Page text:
There is a lot of interesting physics about the sound produced. Scientists who otherwise have not uttered a word about spirituality have spent years investigating its properties. In a physics journal called Nonlinearity, for example, scientists captured high-speed images of water as it moves inside the bowls while they are being played.
They observed how the water was at first disturbed and changed in form. Later, droplets instantaneously propelled up from the water’s surface as the bowls were excited to a high-enough frequency. The droplets bounced up and down on the surface as the bowl continued playing.
The study was conducted simply to investigate fluid-solid interactions in the context of physics; however, the data could also be useful in the mechanics of fuel injectors and wave-particle dynamics of matter.[divider style=”single” border=”medium” color=”#1e73be” icon=”music”]
Relation to science and technology
Tibetan singing bowls have a place in yet another field of science- namely, psychology. It is becoming more well-known that the good effects of the sounds created may extend far beyond simply creating something beautiful. Sound therapy has been used to treat several psychological, and even physical, ailments that medications have been unable to.
“Health benefits” of singing bowls
One reason why it works might be due to the phenomena of “mind over matter” in that one’s mental state affects the physical. Another is that the sounds from the instrument serve for brain entrainment purposes that in the long run can alter the way a person’s overall health.
An article recognizing the instrument as one which enhances “mood, (lessens) anxiety, pain, and spiritual well-being” was even featured on the National Center for Biotechnology Information (ncbi.nlm.nih.gov) website.[divider style=”single” border=”medium” color=”#1e73be” icon=”music”]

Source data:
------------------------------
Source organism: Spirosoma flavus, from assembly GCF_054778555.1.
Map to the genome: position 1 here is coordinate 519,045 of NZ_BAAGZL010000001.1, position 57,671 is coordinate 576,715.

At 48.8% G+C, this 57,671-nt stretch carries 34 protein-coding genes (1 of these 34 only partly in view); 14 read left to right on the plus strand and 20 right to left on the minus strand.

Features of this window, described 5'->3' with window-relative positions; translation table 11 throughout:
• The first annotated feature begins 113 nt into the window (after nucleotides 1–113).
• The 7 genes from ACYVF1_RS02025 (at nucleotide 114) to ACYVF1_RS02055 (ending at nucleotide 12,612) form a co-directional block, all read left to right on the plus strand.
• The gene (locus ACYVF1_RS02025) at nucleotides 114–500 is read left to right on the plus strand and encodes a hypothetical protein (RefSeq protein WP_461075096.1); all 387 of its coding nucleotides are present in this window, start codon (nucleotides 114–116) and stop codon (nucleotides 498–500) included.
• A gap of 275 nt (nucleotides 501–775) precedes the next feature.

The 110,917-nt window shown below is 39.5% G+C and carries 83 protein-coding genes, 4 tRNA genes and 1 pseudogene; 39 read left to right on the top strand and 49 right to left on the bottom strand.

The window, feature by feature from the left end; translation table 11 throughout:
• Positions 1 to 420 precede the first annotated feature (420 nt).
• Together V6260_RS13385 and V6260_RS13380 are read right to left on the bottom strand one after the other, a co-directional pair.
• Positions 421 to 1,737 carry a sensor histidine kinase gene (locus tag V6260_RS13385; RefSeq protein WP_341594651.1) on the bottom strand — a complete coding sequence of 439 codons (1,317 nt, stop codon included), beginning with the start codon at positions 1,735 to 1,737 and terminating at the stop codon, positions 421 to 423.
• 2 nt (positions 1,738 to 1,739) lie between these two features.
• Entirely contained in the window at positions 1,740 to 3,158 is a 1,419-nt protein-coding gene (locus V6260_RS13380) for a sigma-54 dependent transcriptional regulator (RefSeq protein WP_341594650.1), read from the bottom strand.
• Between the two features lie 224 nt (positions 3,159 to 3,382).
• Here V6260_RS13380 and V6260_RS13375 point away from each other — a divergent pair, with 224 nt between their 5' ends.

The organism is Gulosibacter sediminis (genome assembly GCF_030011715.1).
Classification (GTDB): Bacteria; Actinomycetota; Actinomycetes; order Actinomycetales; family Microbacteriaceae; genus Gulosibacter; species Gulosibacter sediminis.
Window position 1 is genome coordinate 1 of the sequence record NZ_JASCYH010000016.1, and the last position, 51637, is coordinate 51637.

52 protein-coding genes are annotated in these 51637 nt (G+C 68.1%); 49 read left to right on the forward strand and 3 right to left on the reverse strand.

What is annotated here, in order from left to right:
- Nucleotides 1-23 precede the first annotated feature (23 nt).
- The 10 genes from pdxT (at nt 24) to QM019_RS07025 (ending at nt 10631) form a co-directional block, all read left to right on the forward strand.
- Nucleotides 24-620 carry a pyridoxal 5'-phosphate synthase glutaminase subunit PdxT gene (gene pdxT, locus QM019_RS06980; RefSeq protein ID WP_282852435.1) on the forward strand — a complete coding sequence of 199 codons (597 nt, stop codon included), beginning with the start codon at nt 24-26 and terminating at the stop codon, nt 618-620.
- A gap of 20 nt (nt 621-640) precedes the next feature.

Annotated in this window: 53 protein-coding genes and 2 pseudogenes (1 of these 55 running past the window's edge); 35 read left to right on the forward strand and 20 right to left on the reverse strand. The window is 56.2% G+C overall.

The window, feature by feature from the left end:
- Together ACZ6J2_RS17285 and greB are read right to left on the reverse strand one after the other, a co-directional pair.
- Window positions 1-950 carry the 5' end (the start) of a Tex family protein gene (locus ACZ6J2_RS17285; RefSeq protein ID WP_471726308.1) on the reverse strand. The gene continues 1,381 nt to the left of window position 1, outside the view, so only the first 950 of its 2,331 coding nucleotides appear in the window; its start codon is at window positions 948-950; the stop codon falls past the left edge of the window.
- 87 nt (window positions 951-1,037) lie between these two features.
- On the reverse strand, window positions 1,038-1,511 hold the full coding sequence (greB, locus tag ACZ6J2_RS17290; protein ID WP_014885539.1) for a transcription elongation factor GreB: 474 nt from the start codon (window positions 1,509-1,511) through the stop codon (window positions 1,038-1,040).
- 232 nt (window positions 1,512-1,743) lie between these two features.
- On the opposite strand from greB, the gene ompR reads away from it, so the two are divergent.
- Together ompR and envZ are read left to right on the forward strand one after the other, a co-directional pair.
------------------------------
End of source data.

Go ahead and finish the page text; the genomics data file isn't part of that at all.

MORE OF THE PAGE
Introduction to the Western world
The Tibetan singing bowl was first introduced to the US less than thirty years ago, chiefly by a musicologist named Rain Gray. For eight years, he had been touring Tibet and researching the bowls being used by Tibetan monks.
In 1986, he interviewed two monks, Lama Lobsang Molam and Lama Lobsang Leshe. These monks told him that when they played the bowls and meditated on the sound, it would deliver a sort of transmission and experiential teaching of the Dharma. The vibrations affect listeners in different ways, creating a Voidness that distances the self from the mind and body.
Singing bowls in modern music
Ever since then, many music artists who incorporate the Tibetan singing bowl into their work have achieved worldwide renown. Some of these artists include folk music bands from faraway places such as the Haya band of Mongolia and Ani Choying Drolma, a singing nun from Nepal. Closer by artists include the sound healer Klaus Wiese from Germany also known in the US as a master of the Tibetan singing bowl and many other traditional instruments.[divider style=”single” border=”medium” color=”#1e73be” icon=”music”]
The growing popularity of Tibetan singing bowls cannot be denied. It is becoming one of the most popular sounds to be featured on ASMR (Autonomous Sensory Meridian Response) videos on YouTube.
The sound is rather otherworldly, though more warmly so than eerily. The lingering notes that result from just a tap and swirl of the mallet, flow through the air and straight into you, singing and speaking to your soul.[toggle title=”Works Cited”]
- “Ancient Tibetan Singing Bowls Become the Latest High-Tech Fad Through ASMR Videos.” Yahoo! Finance, Yahoo!, 7 Aug. 2018
- “The Healing Power of Sound.” Experience Life, Experience Life, 1 Nov. 2006,
- “Frequency.” Best Singing Bowls, 22 Nov. 2018
- “History of Singing Bowls.” Shanti Bowl, Institute of Physics
- “Researchers Map the Physics of Tibetan Singing Bowls.” IOP Institute of Physics, 1 July 2011
- “The Ancient Brain Entrainment Methodology for Healing and Meditation” « Jevon Dangeli.com.” Jevon Dangeli.com [/toggle]
Hey there fellow drummer, thanks for reading the post. I’ve got a private Facebook group called Drum Junkies. It’s made up of people just like you and me who are sharing pictures of their drum kits, talking about industry trends, and sharing tips about drumming. I’d love for you to join! Here’s a link to the group; we’ll see you on the inside.